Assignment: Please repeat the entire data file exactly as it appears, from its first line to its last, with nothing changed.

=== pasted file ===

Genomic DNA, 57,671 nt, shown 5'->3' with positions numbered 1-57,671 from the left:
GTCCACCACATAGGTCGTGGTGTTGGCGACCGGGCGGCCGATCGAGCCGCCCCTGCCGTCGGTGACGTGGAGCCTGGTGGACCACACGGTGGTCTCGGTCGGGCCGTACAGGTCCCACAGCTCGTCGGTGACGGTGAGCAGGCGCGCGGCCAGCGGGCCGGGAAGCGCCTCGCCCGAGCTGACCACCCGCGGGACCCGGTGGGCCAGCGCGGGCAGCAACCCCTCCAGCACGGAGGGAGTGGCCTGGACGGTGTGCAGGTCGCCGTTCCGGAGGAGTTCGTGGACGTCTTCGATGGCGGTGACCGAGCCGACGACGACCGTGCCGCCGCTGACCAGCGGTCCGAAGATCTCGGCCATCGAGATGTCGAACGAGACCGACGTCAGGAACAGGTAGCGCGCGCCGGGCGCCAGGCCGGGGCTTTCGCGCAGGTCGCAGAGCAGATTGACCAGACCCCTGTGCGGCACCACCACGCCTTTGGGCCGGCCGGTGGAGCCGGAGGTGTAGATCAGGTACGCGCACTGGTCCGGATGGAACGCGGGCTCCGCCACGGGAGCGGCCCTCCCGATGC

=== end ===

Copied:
Genomic DNA, 57,671 nt, shown 5'->3' with positions numbered 1-57,671 from the left:
GTCCACCACATAGGTCGTGGTGTTGGCGACCGGGCGGCCGATCGAGCCGCCCCTGCCGTCGGTGACGTGGAGCCTGGTGGACCACACGGTGGTCTCGGTCGGGCCGTACAGGTCCCACAGCTCGTCGGTGACGGTGAGCAGGCGCGCGGCCAGCGGGCCGGGAAGCGCCTCGCCCGAGCTGACCACCCGCGGGACCCGGTGGGCCAGCGCGGGCAGCAACCCCTCCAGCACGGAGGGAGTGGCCTGGACGGTGTGCAGGTCGCCGTTCCGGAGGAGTTCGTGGACGTCTTCGATGGCGGTGACCGAGCCGACGACGACCGTGCCGCCGCTGACCAGCGGTCCGAAGATCTCGGCCATCGAGATGTCGAACGAGACCGACGTCAGGAACAGGTAGCGCGCGCCGGGCGCCAGGCCGGGGCTTTCGCGCAGGTCGCAGAGCAGATTGACCAGACCCCTGTGCGGCACCACCACGCCTTTGGGCCGGCCGGTGGAGCCGGAGGTGTAGATCAGGTACGCGCACTGGTCCGGATGGAACGCGGGCTCCGCCACGGGAGCGGCCCTCCCGATGC